Thank God for Leslie Gelb, who after an entire three hours back in 2006 found the panacea that would solve Iraq’s problems; federalism. In an article by Gelb published a couple of weeks ago, he suggests that because “Shiites, Sunni and Kurds have been at each other’s throats for centuries”, federalism that “provides ethno-religious groups the authority to run its own regional affairs” is the only thing that can pull Iraq from the brink of civil war, and stop it from becoming an Iranian protectorate.
Mr Gelb even has a suggestion for mixed areas…they could be turned into “federal cities under international protection”. Revenue would also be distributed “according to each group’s percentage of the total population”. As for how to advance the formula, well, that can “be left up to the Iraqis”….good to know Mr Gelb thinks the Iraqis should actually be involved in any of the decision-making here. He then points to the UAE as proof of the virtues of this formula.
I am actually a supporter of de-centralisation. I think far too much power is concentrated in the hands of the government in Baghdad, the arbiter in an insanely pervasive nanny state. But I do have a problem with the hatchet-job, silver bullet nonsense prescribed to Iraqis these days. Here are some reasons why:
1) Rulers for drawing maps: The most vocal opponents ofIraq often argue that the country was artificially created by the colonial powers with little regard for the situation on the ground. Basically,Britain and France carved up the region, drawing what were to become national borders with rulers (see Iraq’s border with Saudi). How then, do you separate even ethnically/religiously homogenous regions from one another? It’s not easy, and if Belgium can be used as an example of the successes of federalism, then the partition of India should serve as a lesson of the dangers of creating regional boundaries. Add oil, and disputed territories become that much more explosive.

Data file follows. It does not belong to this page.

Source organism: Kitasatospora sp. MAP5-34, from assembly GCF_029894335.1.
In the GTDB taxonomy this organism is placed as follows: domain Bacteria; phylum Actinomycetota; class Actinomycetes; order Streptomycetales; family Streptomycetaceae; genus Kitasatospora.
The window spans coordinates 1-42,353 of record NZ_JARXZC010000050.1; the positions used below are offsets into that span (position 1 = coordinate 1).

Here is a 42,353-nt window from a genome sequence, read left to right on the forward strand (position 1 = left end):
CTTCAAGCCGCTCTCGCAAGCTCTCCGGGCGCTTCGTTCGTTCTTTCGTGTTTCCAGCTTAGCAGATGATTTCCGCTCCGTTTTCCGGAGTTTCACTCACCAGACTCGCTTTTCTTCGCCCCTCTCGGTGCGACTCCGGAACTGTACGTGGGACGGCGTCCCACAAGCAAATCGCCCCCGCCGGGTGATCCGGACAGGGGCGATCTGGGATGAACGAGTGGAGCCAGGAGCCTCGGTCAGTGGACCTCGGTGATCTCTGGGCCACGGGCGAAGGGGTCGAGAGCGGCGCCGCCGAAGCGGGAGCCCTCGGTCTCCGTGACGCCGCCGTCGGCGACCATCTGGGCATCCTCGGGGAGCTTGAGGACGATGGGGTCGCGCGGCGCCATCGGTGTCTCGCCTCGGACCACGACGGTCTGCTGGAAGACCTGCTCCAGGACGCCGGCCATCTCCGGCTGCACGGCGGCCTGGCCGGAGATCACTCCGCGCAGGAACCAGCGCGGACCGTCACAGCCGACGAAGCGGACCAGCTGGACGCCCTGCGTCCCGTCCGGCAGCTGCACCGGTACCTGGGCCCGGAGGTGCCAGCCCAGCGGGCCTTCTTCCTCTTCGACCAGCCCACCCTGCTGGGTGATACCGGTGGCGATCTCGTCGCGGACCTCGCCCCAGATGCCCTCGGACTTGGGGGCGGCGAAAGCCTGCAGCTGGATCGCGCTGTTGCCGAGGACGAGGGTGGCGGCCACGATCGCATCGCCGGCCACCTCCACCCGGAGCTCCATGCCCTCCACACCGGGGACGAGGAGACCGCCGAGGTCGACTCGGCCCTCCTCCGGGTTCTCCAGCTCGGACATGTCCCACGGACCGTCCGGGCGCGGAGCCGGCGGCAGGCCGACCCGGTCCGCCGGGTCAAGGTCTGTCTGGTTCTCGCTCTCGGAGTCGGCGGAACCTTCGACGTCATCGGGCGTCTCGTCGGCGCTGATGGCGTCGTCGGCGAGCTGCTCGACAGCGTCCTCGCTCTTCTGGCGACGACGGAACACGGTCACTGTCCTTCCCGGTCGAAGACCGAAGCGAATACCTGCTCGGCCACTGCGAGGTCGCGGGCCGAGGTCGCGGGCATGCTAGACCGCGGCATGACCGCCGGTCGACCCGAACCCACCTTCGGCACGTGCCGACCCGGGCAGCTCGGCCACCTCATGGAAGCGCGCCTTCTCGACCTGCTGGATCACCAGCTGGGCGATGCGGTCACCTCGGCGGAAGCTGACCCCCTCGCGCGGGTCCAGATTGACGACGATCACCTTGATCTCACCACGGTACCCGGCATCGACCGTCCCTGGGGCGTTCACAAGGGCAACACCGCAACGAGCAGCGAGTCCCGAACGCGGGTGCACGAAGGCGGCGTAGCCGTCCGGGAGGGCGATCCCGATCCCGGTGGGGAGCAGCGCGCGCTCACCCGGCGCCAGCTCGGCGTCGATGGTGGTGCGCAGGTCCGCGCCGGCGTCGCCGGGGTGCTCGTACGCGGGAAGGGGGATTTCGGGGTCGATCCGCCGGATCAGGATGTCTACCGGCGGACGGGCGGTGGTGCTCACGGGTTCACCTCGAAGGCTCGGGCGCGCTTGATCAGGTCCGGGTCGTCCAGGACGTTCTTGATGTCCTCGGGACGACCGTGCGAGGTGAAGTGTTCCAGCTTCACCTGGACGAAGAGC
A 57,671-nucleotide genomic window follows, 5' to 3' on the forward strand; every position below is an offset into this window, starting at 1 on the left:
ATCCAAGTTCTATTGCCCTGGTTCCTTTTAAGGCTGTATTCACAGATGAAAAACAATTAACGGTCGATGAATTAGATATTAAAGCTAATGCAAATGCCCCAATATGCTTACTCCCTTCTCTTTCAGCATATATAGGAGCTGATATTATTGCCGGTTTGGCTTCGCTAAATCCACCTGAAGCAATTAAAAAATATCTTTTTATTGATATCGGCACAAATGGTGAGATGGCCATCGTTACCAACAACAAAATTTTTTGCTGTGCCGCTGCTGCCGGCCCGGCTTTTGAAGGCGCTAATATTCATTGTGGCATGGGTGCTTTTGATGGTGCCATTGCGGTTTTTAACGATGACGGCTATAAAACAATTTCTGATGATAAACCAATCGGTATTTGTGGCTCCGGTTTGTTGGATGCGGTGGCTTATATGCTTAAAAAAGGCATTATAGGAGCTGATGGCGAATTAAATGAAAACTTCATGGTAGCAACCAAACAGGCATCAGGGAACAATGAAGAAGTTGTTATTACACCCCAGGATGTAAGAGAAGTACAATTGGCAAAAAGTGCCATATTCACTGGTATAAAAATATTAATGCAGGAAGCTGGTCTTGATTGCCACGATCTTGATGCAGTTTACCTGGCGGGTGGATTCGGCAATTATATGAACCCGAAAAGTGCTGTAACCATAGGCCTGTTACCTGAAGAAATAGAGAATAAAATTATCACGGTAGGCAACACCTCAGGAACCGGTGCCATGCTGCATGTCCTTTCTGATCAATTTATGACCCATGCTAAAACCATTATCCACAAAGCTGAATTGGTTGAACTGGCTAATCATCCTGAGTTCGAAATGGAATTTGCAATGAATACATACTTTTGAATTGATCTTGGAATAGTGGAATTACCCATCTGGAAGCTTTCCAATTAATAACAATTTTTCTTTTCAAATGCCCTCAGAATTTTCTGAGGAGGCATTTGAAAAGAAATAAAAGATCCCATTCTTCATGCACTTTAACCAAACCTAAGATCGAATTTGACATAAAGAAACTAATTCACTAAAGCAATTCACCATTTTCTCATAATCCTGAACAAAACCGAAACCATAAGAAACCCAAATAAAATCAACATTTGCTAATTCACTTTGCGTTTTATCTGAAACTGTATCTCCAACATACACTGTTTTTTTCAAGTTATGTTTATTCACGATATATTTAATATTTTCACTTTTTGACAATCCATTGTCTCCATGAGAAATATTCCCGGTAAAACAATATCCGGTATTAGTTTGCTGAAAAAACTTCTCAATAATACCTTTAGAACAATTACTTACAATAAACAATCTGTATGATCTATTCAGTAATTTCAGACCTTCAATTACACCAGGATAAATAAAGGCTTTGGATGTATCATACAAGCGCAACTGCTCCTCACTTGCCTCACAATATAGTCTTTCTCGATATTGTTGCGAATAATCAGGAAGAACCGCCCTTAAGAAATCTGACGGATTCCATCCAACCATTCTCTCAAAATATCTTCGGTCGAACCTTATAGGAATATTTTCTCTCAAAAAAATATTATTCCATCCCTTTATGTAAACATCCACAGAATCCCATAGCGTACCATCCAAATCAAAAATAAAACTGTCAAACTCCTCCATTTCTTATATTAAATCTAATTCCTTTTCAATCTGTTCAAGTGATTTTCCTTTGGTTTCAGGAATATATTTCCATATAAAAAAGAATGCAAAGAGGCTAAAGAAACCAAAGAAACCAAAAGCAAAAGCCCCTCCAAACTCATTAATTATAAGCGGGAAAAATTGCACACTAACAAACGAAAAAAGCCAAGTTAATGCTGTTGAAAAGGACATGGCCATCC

Plus, what happens to villages, towns and cities in the federal region that are actually dominated by members of the ‘’wrong’’ sect or ethnicity? These exist in abundance across Iraq (e.g Zubair in Basra).
2) Natural resources: Gelb points at the success of the UAE, but under the model adopted by the Emirates, the regions that have the oil don’t actually have to redistribute the wealth; they only give a small percentage of their revenues to the federal government. So any province that includes Basra, which is currently contributing to over 80% of the entire country’s oil revenue, will be super rich…and won’t be obliged to pass its wealth on to other federal regions. And, under the model Gelb proposes, why should they? His proposal suggests a split on ethno-religious lines, at the expense of a wider national identity, which Gelb seems to think doesn’t exist at all. Why would rich federal regions then continue to pay into a fund held by the stub of the central government in an “internationally protected” Baghdad, only to be redistributed to people they supposedly have no connection to?
3) What on earth does “international protection” even mean?: Does it mean a loss of sovereignty over Kirkuk, Baghdad and any other diverse region? What self-respecting government, or people, would respect that?
4) The basic premise is lacking: Most importantly, why take it for granted that Iraqis have been “at each other’s throats for centuries”? I am not silly enough to pretend like there aren’t massive issues with sectarianism in our country, but there is also a shared pride in being Iraqi. The week after Gelb published his article, Nezhan Falah al-Jibouri and Ali Ahmed Sabah, Sunni soldiers from Kirkuk and Diyala heroically tore the central premise to shreds by sacrificing their own lives to stop a suicide bomber killing Shia pilgrims in Dhi Qar. We Iraqis should take pride in this. There is no panacea for the problems, but building trust between Iraq’s communities will not come through separating them.